But, while studying for CFA in the incipient stage, this is how i felt -


After taking the exam, i felt that CFA Level 1 is very much like FE (Fundamental of Engineering) exam. It is wide, huge and easy.


I started the pursuing the CFA charter with almost no background in finance, accounting, or economics (only what I was required to take for my marketing degree) adn I spent most of my career in communications. I did however have a lot of interest in the topics and I passed Level I on the first try. I have no doubt that I had to work a lot harder for it than those who came with related backgrounds, but it is definitely possible. Pursue what interests you today. If you really want to go after a CFA charter later, you’ll make it work.

I majored in financial management and business administration. Looking back if I could do it again i would have majored in accounting. When I was looking for positions it seemed like accounting background was in high demand and something that almost everyone I interviewed with valued (mostly interviewed for portfolio management and analyst type positions). I would also imagine that an accounting degree with some economics/investment related electives would position you nicely for both the real world and the CFA exams if you were looking to pursue a similar route.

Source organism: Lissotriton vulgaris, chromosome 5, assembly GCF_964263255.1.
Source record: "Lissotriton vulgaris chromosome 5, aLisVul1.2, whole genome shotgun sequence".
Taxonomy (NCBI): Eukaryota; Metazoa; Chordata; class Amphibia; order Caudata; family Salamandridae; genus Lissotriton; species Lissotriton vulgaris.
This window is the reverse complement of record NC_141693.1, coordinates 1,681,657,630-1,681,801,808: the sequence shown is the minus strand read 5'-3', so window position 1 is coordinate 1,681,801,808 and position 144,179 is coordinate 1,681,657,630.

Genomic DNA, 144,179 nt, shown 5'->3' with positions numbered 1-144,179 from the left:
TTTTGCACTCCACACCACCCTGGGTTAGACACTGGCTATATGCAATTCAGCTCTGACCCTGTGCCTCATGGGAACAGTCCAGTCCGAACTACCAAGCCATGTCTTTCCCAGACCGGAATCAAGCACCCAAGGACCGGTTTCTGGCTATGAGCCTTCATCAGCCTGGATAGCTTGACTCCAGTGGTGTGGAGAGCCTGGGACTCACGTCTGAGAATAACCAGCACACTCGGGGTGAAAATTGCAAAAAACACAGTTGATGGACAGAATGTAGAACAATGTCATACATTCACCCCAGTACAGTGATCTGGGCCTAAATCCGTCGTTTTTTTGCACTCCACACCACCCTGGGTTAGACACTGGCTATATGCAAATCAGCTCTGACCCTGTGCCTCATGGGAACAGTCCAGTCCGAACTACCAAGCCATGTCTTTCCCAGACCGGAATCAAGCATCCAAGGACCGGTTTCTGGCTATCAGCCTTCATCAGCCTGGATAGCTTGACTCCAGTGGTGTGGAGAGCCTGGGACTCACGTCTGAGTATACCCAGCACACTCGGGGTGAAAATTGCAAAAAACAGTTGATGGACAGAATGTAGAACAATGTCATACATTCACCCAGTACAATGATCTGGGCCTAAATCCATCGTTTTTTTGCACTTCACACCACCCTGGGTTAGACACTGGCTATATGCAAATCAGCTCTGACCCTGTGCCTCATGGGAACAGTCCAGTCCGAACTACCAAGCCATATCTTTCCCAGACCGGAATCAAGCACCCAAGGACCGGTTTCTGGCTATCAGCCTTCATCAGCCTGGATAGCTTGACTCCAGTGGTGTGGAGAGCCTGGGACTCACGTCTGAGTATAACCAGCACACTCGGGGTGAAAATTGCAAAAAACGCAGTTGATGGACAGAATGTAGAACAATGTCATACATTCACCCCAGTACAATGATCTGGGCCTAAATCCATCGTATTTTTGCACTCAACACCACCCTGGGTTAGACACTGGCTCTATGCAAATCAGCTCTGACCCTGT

Unless you specifically want to be a health care analyst Idk why you would be considerring a science major and at the same time the CFA. If I could go back even further I woulda tried to get into a Pharmacy program. Had no idea how much they make and not as much schooling required relative to other medical related occupations.

300 Hours had a report on this. According to their research, having a underground in a finance-related field ONLY was uncorrelated to performance but education AND work experience did. On a personal basis, I can say it’s complicated. I failed L1 because I thought it was going to be as easy as my undergrad and underestimated the exam. After I was acquainted with the degree of difficulty, it helped. Having a background in cash-flow calculation, corporate finance, etc. helped.